Metfor-acis is used alone or with other medications, including insulin, to treat type 2 diabetes (condition in which the body does not use insulin normally and, therefore, cannot control the amount of sugar in the blood). Metfor-acis is in a class of drugs called biguanides. Metfor-acis helps to control the amount of glucose (sugar) in your blood. It decreases the amount of glucose you absorb from your food and the amount of glucose made by your liver. Metfor-acis also increases your body's response to insulin, a natural substance that controls the amount of glucose in the blood. Metfor-acis is not used to treat type 1 diabetes (condition in which the body does not produce insulin and therefore cannot control the amount of sugar in the blood).
Over time, people who have diabetes and high blood sugar can develop serious or life-threatening complications, including heart disease, stroke, kidney problems, nerve damage, and eye problems. Taking medication(s), making lifestyle changes (e.g., diet, exercise, quitting smoking), and regularly checking your blood sugar may help to manage your diabetes and improve your health. This therapy may also decrease your chances of having a heart attack, stroke, or other diabetes-related complications such as kidney failure, nerve damage (numb, cold legs or feet; decreased sexual ability in men and women), eye problems, including changes or loss of vision, or gum disease. Your doctor and other healthcare providers will talk to you about the best way to manage your diabetes.
COMMON BRAND(S): Glucophage
GENERIC NAME(S): Metfor-acis
Rarely, too much Metfor-acis can build up in the body and cause a serious (sometimes fatal) condition called lactic acidosis. Lactic acidosis is more likely if you are an older adult, if you have kidney or liver disease, dehydration, heart failure, heavy alcohol use, if you have surgery, if you have X-ray or scanning procedures that use iodinated contrast, or if you are using certain drugs. For some conditions, your doctor may tell you to stop taking this medication for a short time. Ask your doctor or pharmacist for more details.
Stop taking this medication and get medical help right away if you have any symptoms of lactic acidosis, such as unusual tiredness, dizziness, severe drowsiness, chills, blue/cold skin, muscle pain, fast/difficult breathing, slow/irregular heartbeat, or stomach pain with nausea/vomiting/diarrhea.
Metfor-acis is used with a proper diet and exercise program and possibly with other medications to control high blood sugar. It is used in patients with type 2 diabetes. Controlling high blood sugar helps prevent kidney damage, blindness, nerve problems, loss of limbs, and sexual function problems. Proper control of diabetes may also lessen your risk of a heart attack or stroke. Metfor-acis works by helping to restore your body's proper response to the insulin you naturally produce. It also decreases the amount of sugar that your liver makes and that your stomach/intestines absorb.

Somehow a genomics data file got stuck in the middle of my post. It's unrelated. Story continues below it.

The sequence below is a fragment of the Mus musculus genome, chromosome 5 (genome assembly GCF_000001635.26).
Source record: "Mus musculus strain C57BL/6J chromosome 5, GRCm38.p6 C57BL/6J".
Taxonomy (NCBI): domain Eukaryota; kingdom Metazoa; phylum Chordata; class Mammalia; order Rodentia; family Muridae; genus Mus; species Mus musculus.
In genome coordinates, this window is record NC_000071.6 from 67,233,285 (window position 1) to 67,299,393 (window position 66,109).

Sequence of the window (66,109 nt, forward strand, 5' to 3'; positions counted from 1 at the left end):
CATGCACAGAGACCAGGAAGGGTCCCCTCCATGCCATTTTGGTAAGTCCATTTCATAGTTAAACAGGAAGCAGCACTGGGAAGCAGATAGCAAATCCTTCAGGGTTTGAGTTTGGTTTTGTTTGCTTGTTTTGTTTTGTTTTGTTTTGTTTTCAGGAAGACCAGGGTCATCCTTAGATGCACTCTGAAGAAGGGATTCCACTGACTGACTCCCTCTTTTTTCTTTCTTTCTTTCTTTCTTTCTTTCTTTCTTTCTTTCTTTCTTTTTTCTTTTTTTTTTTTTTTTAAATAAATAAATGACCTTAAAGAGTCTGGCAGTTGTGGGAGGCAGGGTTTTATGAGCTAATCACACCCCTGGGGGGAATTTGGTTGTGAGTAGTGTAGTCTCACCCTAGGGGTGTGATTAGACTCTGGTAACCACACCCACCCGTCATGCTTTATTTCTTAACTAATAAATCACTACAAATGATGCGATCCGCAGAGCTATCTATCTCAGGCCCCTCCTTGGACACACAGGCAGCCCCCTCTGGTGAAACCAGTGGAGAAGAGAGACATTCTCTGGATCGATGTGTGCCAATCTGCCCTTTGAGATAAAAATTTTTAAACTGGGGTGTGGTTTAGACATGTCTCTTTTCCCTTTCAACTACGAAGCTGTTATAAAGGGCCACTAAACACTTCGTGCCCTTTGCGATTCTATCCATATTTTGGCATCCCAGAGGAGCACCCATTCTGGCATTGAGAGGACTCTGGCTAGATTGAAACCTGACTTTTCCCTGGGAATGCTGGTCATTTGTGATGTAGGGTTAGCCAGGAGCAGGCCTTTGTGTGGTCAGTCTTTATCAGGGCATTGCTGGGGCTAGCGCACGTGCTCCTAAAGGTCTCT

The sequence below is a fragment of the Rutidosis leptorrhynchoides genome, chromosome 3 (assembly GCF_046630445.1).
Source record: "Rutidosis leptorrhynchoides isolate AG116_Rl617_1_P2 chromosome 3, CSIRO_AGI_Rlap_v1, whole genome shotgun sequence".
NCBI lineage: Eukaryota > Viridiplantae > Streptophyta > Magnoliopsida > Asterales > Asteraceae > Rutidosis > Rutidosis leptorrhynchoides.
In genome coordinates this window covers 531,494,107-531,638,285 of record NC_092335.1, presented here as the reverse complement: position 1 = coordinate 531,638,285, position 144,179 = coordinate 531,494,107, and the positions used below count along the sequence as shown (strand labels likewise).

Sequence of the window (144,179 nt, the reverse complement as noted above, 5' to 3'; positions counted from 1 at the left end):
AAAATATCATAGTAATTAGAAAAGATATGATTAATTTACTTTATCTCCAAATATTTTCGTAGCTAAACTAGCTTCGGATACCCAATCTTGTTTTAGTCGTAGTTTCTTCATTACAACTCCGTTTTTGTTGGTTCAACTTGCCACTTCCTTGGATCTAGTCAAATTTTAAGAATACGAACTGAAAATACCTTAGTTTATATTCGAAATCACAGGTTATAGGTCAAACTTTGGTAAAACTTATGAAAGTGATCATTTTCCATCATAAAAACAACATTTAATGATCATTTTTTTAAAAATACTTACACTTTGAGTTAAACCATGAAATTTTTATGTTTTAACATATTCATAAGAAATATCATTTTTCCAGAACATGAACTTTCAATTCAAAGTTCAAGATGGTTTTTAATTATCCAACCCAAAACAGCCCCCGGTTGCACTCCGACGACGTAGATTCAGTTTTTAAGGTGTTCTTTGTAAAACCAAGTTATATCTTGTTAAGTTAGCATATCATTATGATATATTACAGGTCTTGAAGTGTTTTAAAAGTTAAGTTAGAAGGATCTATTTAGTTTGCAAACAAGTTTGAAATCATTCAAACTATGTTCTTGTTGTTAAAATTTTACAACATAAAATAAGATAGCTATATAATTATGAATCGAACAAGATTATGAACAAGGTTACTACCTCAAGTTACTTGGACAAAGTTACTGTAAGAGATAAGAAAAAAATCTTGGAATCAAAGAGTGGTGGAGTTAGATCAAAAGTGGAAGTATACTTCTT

1) Lactic Acidosis
Lactic acidosis is a condition in which lactic acid builds up in the body, altering pH balance and potentially leading to complications .
Because Metfor-acis reduces the breakdown of lactate to glucose, the drug may induce lactic acidosis if it accumulates significantly. Metfor-acis’s exact mechanism of action in doing so is unknown. More frequently, the combination of this drug and an underlying health condition may trigger lactic acidosis .
Patients with the following conditions have an increased risk of lactic acidosis induced by Metfor-acis:
- Recent surgery
- Kidney or liver damage
- History of heart disease
- Respiratory failure
- Excessive alcohol consumption or dehydration
Also, elderly patients are especially at risk for developing lactic acidosis .
Symptoms of lactic acidosis include :
- Muscle aches
- Shortness of breath
- Nausea and vomiting
- Diarrhea and Stomach pain
- Irregular or slow heartbeat
- Cold , blue skin
What else should I know about Metfor-acis?
- Metfor-acis is available as
- Tablets: 500, 850, and 1000 mg
- Tablets (extended release): 500, 750, and 1000 mg.
- Solution: 100 mg/ ml
- Metfor-acis should be stored at room temperature between 20 C to 25 C (68 F to 77 F).
- Metormin is available in generic versions of immediate release and extended release formulations.
- You need a prescription from your doctor to obtain Metfor-acis.
- Glucophage XR
4) Oral Contraceptives
Although the combination of oral contraceptives and Metfor-acis has not been documented to cause any harm, a study on 41 women showed that oral contraceptives decrease Metfor-acis’s insulin-sensitizing effects .
Hepatic (liver) impairment: Avoid use; risk of lactic acidosis.
- Obtain eGFR before starting Metfor-acis
- eGFR less than 30 mL/min/1.73 m²: Contraindicated
- eGFR 30-45 mL/min/1.73 m²: Not recommended to initiate treatment
- Monitor eGFR at least annually or more often for those at risk for renal impairment (e.g., elderly)
- If eGFR falls below 45mL/min/1.73 m² while taking Metfor-acis, health risks and benefits of continuing therapy should be evaluated
- If eGFR falls below 30 mL/min/1.73 m²: while taking Metfor-acis, discontinue the drug
Orphan designation for treatment of pediatric polycystic ovary syndrome
What should I avoid while taking Metfor-acis?
Avoid drinking alcohol. It lowers blood sugar and may increase your risk of lactic acidosis.